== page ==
Tag Archives: hangover

Rough As A Badger’s Arse

18 Apr

To say that I am feeling rough today would be an understatement. I have that exhausted, fuzzy-in-the-brain, all-over achy feeling that is usually associated with the aftermath of a weekend of heavy drinking and dedicated partying.

I guess this is partly true. On Saturday our bridal party threw a Jack & Jill party for us. One of the groomsmen showed up with several bottles of wine and a beer-filled cooler that could have sunk a small ship. “Drink!” he commanded. “Enjoy!”

Well, orders are orders. I drank. I enjoyed. The guys crowded around the cooler of beer like bees around a honeypot, while me and most of the other women present tucked into the wine.

It was an outstanding evening. There was food, there were happy people, there was a lovely raffle prize (which was won by my five-year-old), and there was the incredible spectacle of my soon-to-be mother-in-law enthusiastically throwing a pie into the face of her firstborn son, the groom-to-be.

Eventually the guests left, leaving Gerard and I to settle our over-excited children. By the time we fell into an exhausted sleep ourselves, it must have been close to two in the morning.

I woke up yesterday morning with a well-earned hangover – the kind that comes complete with a queasy stomach, an excruciating headache and a death wish. I stumbled into the bathroom to get some extra-strength Tylenol and some water. Then I somehow – probably by luck more than anything else -found my way back to bed, and with the room spinning around me, I went back to sleep.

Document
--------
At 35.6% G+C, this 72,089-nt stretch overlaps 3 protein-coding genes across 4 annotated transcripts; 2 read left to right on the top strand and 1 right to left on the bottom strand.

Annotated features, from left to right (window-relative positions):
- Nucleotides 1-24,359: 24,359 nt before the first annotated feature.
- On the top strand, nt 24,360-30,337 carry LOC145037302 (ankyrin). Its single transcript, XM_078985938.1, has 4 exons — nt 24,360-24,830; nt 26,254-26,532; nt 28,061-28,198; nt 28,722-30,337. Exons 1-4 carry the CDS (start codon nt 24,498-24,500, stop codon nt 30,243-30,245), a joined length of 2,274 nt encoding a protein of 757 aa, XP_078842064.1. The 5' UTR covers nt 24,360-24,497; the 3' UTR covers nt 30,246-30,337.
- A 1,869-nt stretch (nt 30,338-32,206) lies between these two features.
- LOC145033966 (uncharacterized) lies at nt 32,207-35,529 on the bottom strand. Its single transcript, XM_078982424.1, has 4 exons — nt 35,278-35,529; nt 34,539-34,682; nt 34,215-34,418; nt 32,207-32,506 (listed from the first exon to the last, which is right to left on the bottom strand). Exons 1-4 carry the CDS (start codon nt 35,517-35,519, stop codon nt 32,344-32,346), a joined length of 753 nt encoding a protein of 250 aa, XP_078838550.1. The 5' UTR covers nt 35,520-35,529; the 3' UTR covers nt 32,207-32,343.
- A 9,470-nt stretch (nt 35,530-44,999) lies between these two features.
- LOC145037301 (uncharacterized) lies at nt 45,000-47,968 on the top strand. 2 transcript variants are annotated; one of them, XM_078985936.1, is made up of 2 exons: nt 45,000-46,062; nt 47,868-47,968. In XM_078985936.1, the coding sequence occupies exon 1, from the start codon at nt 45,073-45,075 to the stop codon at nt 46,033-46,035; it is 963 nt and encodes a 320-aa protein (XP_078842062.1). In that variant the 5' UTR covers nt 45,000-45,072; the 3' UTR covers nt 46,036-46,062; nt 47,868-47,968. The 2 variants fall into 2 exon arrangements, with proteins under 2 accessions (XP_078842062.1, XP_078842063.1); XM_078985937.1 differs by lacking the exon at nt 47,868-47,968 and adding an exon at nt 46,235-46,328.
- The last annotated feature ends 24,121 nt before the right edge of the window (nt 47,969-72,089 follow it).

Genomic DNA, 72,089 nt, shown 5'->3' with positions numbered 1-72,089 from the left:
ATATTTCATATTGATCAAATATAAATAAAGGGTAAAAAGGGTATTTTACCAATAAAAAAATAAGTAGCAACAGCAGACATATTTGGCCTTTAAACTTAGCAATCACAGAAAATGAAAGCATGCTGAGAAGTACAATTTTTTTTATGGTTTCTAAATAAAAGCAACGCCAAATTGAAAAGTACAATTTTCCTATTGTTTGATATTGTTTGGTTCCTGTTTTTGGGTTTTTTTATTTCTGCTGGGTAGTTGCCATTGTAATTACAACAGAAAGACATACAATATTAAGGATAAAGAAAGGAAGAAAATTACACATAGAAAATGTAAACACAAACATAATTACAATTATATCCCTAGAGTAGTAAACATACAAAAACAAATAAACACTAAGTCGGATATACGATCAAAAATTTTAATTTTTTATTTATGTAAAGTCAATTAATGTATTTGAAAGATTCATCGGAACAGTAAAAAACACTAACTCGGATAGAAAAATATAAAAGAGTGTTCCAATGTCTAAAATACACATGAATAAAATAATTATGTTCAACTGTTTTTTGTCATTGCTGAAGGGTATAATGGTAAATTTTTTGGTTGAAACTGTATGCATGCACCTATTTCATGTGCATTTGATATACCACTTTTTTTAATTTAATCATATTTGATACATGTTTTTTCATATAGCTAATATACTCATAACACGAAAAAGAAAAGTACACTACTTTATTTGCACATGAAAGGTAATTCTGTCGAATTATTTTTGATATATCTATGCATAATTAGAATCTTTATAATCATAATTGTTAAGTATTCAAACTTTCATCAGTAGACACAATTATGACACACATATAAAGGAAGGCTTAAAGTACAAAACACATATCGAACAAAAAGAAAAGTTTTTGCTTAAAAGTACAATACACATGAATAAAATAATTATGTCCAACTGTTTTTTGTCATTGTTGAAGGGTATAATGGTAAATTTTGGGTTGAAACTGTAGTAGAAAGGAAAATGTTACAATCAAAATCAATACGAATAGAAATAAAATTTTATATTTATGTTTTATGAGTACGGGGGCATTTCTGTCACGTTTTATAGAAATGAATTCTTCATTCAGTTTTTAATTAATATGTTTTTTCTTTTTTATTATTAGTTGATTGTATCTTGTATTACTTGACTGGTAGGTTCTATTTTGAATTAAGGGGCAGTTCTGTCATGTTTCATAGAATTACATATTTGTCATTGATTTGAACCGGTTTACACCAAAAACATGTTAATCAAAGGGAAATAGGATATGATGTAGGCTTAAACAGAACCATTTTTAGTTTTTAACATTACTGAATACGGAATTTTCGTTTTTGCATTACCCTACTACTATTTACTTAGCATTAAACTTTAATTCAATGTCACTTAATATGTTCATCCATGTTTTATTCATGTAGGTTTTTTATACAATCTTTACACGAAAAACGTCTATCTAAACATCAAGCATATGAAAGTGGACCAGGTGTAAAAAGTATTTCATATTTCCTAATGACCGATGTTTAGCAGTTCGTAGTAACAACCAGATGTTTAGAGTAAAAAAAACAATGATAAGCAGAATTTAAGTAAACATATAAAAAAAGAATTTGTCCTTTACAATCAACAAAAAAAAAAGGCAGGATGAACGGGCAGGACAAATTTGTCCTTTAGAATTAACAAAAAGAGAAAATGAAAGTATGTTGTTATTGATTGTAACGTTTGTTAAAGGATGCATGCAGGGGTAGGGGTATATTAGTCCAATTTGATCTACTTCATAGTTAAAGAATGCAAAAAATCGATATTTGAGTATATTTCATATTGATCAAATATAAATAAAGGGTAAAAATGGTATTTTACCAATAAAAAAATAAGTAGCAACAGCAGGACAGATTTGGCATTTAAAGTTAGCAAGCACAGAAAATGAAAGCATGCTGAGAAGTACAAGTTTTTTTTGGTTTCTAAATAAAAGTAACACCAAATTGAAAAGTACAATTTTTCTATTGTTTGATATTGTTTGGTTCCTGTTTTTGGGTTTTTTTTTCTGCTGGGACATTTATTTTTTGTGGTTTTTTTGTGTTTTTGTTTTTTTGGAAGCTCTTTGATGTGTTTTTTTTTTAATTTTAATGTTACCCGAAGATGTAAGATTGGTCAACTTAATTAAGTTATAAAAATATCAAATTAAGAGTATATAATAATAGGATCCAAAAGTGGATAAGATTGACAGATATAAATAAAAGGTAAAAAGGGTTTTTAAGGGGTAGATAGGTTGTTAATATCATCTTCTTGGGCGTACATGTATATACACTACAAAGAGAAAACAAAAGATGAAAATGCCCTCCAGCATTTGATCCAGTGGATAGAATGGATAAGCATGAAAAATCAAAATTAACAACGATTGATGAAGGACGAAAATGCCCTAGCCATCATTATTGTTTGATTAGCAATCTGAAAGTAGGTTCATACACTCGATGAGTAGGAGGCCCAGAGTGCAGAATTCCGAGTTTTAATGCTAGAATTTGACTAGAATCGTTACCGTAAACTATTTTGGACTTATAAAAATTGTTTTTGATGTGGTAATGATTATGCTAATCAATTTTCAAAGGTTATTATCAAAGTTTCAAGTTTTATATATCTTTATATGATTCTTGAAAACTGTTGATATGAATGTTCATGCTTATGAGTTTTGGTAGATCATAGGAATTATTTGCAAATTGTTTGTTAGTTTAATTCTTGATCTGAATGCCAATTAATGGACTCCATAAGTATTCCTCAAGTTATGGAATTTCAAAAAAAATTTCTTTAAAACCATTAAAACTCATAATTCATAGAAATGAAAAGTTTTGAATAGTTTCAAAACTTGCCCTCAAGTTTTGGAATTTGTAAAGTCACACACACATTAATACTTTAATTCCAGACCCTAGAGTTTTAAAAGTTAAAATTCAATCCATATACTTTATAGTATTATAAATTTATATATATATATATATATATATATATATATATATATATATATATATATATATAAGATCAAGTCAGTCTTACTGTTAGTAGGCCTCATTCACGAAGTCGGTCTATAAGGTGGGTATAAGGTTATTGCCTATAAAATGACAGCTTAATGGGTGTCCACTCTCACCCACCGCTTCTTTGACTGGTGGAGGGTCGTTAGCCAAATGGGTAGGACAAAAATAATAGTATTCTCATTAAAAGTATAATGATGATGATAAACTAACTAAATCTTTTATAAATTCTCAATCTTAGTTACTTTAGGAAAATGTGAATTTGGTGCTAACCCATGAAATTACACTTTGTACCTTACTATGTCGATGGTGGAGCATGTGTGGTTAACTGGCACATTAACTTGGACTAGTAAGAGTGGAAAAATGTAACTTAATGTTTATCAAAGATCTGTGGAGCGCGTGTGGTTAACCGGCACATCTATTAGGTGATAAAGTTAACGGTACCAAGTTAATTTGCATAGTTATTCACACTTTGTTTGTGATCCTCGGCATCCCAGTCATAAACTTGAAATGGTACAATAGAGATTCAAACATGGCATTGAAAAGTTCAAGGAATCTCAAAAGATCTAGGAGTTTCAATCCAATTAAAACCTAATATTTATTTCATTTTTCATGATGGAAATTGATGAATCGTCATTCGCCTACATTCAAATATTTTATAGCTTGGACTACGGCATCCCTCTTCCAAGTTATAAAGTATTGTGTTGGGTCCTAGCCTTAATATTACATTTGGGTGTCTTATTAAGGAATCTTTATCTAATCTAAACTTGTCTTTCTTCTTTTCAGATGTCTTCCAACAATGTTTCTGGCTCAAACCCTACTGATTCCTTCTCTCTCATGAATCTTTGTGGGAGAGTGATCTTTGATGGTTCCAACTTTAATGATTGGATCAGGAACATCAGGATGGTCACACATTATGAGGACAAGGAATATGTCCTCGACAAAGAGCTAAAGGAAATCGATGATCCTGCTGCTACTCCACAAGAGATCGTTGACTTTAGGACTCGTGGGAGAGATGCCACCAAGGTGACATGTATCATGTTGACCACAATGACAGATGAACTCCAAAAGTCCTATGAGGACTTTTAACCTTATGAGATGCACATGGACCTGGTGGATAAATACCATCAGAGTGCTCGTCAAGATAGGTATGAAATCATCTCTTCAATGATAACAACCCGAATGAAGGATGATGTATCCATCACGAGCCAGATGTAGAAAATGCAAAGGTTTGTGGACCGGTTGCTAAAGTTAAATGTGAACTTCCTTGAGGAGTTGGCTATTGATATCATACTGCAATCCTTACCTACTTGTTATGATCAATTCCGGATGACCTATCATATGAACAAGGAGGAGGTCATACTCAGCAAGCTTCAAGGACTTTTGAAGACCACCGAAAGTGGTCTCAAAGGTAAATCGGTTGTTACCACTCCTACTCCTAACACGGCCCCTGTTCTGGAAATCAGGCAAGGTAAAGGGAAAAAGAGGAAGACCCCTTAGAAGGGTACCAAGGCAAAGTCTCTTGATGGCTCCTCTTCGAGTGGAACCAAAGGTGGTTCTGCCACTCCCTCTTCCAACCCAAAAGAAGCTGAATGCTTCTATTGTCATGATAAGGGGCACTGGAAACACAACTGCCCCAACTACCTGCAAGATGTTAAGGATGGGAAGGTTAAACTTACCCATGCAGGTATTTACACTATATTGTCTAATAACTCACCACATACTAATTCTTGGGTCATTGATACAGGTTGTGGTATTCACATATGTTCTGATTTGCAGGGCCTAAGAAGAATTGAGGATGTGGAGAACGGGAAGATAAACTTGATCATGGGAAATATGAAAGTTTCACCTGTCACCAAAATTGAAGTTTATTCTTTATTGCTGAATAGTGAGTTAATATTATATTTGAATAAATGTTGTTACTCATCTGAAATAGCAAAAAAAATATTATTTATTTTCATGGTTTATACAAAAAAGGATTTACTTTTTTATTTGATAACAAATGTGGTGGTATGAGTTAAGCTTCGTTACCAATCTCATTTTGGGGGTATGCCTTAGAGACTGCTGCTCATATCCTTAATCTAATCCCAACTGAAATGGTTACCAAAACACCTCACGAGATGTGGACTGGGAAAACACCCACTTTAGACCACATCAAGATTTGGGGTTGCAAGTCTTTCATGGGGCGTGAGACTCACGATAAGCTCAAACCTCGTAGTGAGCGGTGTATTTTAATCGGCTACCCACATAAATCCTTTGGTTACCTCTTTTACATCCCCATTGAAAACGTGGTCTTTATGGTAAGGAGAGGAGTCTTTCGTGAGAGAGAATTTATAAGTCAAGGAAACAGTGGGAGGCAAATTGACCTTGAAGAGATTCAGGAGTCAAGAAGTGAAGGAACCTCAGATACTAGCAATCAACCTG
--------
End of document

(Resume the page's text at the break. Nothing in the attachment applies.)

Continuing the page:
For a change, the kids were not up at the crack of dawn, as they usually are on weekends. They let me sleep, the little treasures.

When I woke up for the second time, I still felt kind of gross, but at least I felt as if I was going to live. I got up and went for a run (I say that as if it was a seamless event – the process of getting up and going for a run actually took about three hours).

The run was hard. The weather was bad. I was exhausted at the end of it – as if I hadn’t already been exhausted to begin with.

You’d think I would have slept last night, but no. Not only is George going through one of his phases of not sleeping, my mind is chock-full of details right now and just isn’t letting me rest. I tossed and turned and eventually fell into a fitful sleep, not long before I had to wake up.

To borrow a wonderful phrase from a book I read (This Charming Man by Marian Keyes, if you’re interested), today I am feeling as rough as a badger’s arse.

After another seventeen or so cups of coffee, I might start to feel normal.

Whatever The Weather

17 Apr

This morning I woke up, somewhat hungover after yesterday’s party at which Gerard and I were the guests of honour, looked out of the window, and said, “Oh crap.” April 17th, and it was snowing. We’re not talking about minor flurries here – we’re talking about copious quantities of the white stuff falling out of the sky and settling on the ground.